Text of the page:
Photo by John Towner
The other day, I woke up early as is now my routine, checked my schedule and got ready for a day of meetings. Except, as the morning rolled on, they all got cancelled. Great, I thought, I now have the day to myself, to get things done. But as I sat down at my computer with my 19 item to- do list next to me, I felt my energy and my spirits wane. Why? I have no idea.
Does this ever happen to you? You feel low, unenergized and unmotivated but you can’t put your finger on why? For someone who feels positive and driven most of the time, that feeling is scary. For the briefest moment I had this thought that nothing could motivate or excite me right now. This for me is the scariest thought of all and it is a tiny window into the weight of clinical depression, from which I’ve thankfully never suffered.
The thing is, I’ve had plenty of times in my life where I had very real reasons to feel sad, anxious and unmotivated. But this was not one of them. I just knew that I didn’t feel good. And as my daughter often shouts, “I DON’T LIKE IT!”, I really didn’t like it. I took a deep breath and found that I did have a tiny bit of motivation to find my way out of it. And as I took the steps to shake it off, I realized that there are things you can do to pull yourself out of a funk. You can do things to elevate your vibration first by just by making the decision. By deciding, I’m going to feel better.
Here are 8 other ways to lift yourself out of a funk:
Do nothing (but with a time limit). Wow, do nothing. Can you imagine? I am the first one to fall victim to the idea that we must always be productive and efficient and getting sh*t done. Recently as I browsed in a few bookstores, covers touting just the opposite kept showing up (The Importance of Living, On Doing Nothing, How to do Nothing) . A message from the universe? I think so! Sometimes, it is best just to do nothing and sit with your feelings. The key is to not wallow in that feeling for too long. Give yourself a time limit and plan an action for when that time is up. Something as simple as putting on the kettle.
Reach out to a friend or loved one. Sometimes that feeling arrives and stays because you are holding it inside. Reach out to a close friend who will get it and be there for you.
Remind yourself that feeling low is normal. We all feel sad, anxious or a little depressed sometimes. These are normal, human emotions. Not catastrophizing it helps for you to see what it is and release these feelings faster. Don’t blow sadness, a normal human emotion that every single one of us feels every now and then, out of proportion.
Read something inspiring. Pick up a book or even your own journal and read a few passages that shift your thinking and your energy. Over the years I’ve written down quotes or passages that inspire or motivate me onto individual index cards. Sometimes when I feel low, or just as a reminder, I flip through them and they lift my spirits.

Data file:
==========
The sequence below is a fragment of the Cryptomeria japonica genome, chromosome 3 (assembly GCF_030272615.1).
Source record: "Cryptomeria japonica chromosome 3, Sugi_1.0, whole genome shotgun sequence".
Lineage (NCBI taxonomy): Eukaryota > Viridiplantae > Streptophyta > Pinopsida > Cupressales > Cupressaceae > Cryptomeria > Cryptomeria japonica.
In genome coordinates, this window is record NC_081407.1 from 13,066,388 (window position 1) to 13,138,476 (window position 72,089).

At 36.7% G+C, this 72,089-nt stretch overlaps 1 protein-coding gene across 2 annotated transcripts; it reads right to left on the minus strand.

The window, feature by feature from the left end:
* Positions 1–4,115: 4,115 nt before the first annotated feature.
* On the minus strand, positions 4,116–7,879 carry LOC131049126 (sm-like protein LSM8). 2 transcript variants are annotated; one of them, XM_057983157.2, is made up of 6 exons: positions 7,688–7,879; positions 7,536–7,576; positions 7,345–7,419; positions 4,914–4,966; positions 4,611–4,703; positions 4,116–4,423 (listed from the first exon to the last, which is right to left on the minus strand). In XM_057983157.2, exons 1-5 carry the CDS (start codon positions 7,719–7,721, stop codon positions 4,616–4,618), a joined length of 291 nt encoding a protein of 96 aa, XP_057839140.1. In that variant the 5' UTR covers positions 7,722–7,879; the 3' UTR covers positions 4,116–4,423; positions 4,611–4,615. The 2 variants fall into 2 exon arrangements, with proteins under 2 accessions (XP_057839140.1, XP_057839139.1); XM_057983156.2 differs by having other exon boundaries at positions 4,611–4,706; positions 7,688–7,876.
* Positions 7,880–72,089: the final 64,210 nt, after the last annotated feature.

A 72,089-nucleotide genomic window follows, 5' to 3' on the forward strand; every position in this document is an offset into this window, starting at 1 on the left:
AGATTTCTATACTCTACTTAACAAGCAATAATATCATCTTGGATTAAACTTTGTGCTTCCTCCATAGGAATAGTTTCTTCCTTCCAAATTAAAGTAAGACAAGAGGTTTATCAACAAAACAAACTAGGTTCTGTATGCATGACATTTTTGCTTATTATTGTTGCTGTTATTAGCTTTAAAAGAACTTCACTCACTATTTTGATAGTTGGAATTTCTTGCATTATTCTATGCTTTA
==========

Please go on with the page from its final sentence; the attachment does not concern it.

Go for a leisurely walk. Or clean your home. The key is to physically break out of what you’re currently doing which is likely nothing. Do something and mindfully focus all your attention on that activity.
Exercise hard. There is nothing like getting your blood pumping and feeling strong to shift your thinking and therefore how you feel. Head to the gym, a class or do sprints outside.
Get off social media. When we should least spend time on social media is when we’re most likely to. Endless scrolling, taking in pre-planned and posed shot after shot or reading the barrage of news only makes you feel worse and is frankly also the worst way to deal with your feelings. If you have to, temporarily (or permanently!) delete these apps from your phone.
- Decide to not feel low anymore. Just make the decision. The truth is sometimes we want to wallow a little, maybe feel a little sorry for ourselves, and that’s ok. But know that you’re doing that. And when you’re fed up, decide that you are done with feeling that way and literally shake it off and move on. Sometimes it is that easy*.
We all feel low sometimes. It is a normal feeling. The key I’ve learned is to not get stuck there. I hope that by referring to this post or jotting down a few ideas that resonate with you you feel empowered to try them next time you feel low.
“Start where you are. Use what you have. Do what you can.” — Arthur Ashe
*Again, this does not necessarily apply to those suffering from chronic or clinical depression. If you aren’t able to shake a persistent sad feeling, please reach out to a friend, family member or mental health professional." -